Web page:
Home | Past Issues

Issue No. 9, Article 4/May 22, 2009

Standing Water in Fields and Corn Rootworm Survival

Due to the very wet spring and the severe storms that plagued most of the state on May 15, many fields are saturated, and large portions of some have standing water. How will these flooded conditions affect corn rootworm survival? Many articles have been written on this topic in the Bulletin through the years. In general, survival of corn rootworms depends on the duration of the standing water, its temperature, and the point in the season when "ponded" conditions develop. If flooding occurs very soon after larval hatch, and before larvae can establish in root systems, a high percentage of larvae succumb to these environmental conditions. The timing of larval hatch varies considerably, but in most years it typically occurs near the end of May across central Illinois. In some years with very cool springs, hatch has occurred as late as mid-June in central Illinois (June 12, 1996; June 13, 1997). Certainly, a late hatch that extreme has been the exception. However, the very cool spring experienced thus far may result in a delayed hatch and also occur at a point when saturated soil conditions no longer exist, improving corn rootworm survival.

Flooded field, Champaign County, May 18, 2009.

A review of the accumulated degree-days (base 52°F) from January 1 indicates that for several locations in Illinois, a delayed hatch is a distinct possibility. When 684 to 767 degree-days (base 52°F) have accumulated from January 1, approximately 50% of corn rootworm larvae should have begun to hatch (Levine et al. 1992. Journal of Economic Entomology 85: 2425-2432). By May 18, only 296, 162, and 119 degree-days had accumulated for Belleville, Champaign, and Freeport, respectively. For Champaign, these degree-day accumulations are considerably below the 11-year average of 305 for this location. However, above-average temperatures for the next week to 10 days could result in a typical hatch by late May.

A few published papers on standing water and corn rootworm survival may shed some light on this topic:

  • Riedell, W.E. and Gerald R. Sutter. 1995. Soil moisture and survival of western corn rootworm larvae in field plots. Journal of the Kansas Entomological Society 68(1): 80-84. In 1993, researchers conducted an experiment near Brookings, South Dakota, using artificial infestations of western corn rootworm eggs. Heavy precipitation (early to mid-June) resulted in saturated soil conditions in experimental plots. One of the replicates that was most affected by the rain had a 10-fold reduction in western corn rootworm emergence as compared with the other three blocks.
  • Hoback, W.W., T.L. Clark, L.J. Meinke, L.G. Higley, and J.M. Scalzitti. 2002. Immersion survival differs among three Diabrotica species. Entomologia Experimentalis et Applicata 105: 29-34. When third instars (western corn rootworms) were placed into vials containing dechlorinated tap water with reduced oxygen levels in dark chambers, 50% of larvae were dead after 26 hours at 25°C. Lowering water temperature improved survival of third instars. At 10°C, approximately half of third-instar western corn rootworms survived 72 hours in the water-filled containers. Less mature larvae (western corn rootworms) survived immersion better--50% of second instars survived for 56 hours at 25°C.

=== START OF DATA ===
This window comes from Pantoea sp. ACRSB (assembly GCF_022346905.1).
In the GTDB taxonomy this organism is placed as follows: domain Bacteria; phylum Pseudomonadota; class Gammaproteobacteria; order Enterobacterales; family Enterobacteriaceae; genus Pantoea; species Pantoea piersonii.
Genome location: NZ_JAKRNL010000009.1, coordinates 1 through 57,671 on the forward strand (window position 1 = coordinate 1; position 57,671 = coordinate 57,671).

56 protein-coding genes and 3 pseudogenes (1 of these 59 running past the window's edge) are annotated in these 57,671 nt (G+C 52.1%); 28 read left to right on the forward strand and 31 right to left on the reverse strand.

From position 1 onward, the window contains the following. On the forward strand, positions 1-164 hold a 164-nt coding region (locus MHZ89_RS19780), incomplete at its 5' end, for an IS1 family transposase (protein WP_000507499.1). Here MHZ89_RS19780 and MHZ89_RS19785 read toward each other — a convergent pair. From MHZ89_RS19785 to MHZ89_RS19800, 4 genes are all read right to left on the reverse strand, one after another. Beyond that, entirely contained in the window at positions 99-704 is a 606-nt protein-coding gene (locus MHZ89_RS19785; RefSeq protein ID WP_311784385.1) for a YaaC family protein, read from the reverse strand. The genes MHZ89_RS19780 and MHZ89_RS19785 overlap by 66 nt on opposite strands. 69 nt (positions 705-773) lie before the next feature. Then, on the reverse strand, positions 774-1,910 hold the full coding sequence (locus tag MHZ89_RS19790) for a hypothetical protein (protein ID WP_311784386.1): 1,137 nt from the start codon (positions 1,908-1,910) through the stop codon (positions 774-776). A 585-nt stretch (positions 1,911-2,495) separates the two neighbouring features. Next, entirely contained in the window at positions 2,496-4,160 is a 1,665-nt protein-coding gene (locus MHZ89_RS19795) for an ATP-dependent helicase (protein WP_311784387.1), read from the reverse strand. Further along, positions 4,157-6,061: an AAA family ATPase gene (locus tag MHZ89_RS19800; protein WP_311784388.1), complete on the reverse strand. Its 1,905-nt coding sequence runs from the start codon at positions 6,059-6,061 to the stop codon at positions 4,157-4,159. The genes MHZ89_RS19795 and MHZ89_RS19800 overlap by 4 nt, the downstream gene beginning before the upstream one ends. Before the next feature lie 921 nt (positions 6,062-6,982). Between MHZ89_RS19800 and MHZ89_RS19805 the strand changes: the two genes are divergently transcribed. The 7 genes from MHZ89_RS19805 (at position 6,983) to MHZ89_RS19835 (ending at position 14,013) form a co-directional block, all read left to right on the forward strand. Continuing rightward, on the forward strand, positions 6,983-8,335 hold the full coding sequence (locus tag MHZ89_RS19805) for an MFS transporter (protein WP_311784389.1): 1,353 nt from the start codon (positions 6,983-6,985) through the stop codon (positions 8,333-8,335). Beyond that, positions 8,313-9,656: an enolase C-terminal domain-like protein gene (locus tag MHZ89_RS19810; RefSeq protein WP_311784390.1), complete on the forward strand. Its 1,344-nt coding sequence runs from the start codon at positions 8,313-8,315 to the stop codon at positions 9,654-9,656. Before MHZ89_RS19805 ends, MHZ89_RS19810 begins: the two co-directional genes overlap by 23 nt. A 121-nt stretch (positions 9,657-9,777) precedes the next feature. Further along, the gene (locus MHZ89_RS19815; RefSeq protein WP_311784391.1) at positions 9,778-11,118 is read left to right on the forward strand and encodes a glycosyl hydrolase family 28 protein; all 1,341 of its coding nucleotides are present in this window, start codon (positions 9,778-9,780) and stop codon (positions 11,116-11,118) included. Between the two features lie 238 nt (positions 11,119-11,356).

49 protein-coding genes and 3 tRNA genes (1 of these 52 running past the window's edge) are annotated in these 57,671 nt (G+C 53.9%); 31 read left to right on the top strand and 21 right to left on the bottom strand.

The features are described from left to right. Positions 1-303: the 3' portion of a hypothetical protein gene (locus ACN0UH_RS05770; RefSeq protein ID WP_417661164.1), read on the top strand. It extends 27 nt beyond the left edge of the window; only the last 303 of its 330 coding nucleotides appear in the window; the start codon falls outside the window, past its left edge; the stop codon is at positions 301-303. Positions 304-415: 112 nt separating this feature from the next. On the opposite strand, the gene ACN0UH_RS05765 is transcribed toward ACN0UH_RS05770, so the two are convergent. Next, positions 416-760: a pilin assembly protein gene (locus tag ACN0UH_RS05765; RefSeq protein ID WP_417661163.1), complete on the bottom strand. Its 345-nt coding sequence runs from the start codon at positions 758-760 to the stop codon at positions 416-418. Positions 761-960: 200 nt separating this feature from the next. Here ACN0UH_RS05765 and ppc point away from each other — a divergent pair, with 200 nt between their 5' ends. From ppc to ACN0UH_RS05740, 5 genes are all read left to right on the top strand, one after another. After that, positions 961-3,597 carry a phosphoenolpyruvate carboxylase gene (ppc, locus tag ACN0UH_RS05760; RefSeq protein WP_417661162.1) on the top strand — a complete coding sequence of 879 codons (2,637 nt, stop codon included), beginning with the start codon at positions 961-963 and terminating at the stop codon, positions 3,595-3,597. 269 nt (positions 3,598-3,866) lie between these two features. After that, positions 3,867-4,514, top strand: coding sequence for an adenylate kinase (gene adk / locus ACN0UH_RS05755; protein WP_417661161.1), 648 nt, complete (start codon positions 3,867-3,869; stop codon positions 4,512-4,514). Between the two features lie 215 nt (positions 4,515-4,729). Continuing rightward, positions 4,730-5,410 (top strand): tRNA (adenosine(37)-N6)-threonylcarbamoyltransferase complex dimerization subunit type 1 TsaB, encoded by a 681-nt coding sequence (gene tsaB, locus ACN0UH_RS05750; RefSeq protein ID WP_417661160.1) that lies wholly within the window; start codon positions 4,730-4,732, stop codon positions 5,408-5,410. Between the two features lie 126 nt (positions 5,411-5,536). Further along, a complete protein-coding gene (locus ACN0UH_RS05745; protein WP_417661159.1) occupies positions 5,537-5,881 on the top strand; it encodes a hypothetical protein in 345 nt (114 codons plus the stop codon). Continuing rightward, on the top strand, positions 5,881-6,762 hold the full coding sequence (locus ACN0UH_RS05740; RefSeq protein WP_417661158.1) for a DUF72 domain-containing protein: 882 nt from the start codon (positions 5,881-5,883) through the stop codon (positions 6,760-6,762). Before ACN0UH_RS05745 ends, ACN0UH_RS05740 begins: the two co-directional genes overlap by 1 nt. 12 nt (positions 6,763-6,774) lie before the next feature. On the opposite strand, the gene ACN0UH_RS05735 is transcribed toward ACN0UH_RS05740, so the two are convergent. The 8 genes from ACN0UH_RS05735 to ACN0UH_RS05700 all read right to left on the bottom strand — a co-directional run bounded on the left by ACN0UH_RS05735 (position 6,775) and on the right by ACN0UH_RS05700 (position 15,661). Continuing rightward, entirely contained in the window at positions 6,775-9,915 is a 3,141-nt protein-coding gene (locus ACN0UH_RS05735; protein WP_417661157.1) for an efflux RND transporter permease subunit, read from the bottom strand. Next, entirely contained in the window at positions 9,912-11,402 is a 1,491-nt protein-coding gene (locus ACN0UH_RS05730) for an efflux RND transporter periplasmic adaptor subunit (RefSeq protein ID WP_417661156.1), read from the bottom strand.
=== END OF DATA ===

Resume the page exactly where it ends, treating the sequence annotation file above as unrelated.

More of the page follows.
The following are some points to keep in mind regarding corn rootworm survival and standing water. If saturated or flooded conditions exist while corn rootworms are in the egg stage, overall survival will not be greatly affected, particularly if the water remains cool. Likewise, if larvae have been able to establish within corn root tissue, they are better able to survive short durations of standing water. If flooded conditions in fields occur during larval hatch, anticipate significant reductions in corn rootworm numbers. Warmer conditions will decrease survival of larvae even further.

If extreme planting delays occur (into early to mid-June), starvation of corn rootworm larvae may occur following hatch. A 1989 article by Terry Branson (Journal of the Kansas Entomological Society, 62[4]: 521-523) indicates that first instars must quickly locate a suitable host to begin feeding on. If first-instar western corn rootworms fail to locate a host within 24 hours following hatch, 45% of them will fail to establish successfully and reach the adult stage. According to Branson, after 3 days of starvation following hatch, only 4.7% of western corn rootworms reached the adult stage.

For now, producers should not assume that corn rootworm densities have been negatively affected by the wet weather and delays in corn planting this spring. As planting resumes in many areas of the state, standard corn rootworm management practices are still warranted, including the use of Bt corn rootworm hybrids or soil insecticides.--Mike Gray

Mike Gray

Click here for a print-friendly version of this article

Return to table of contents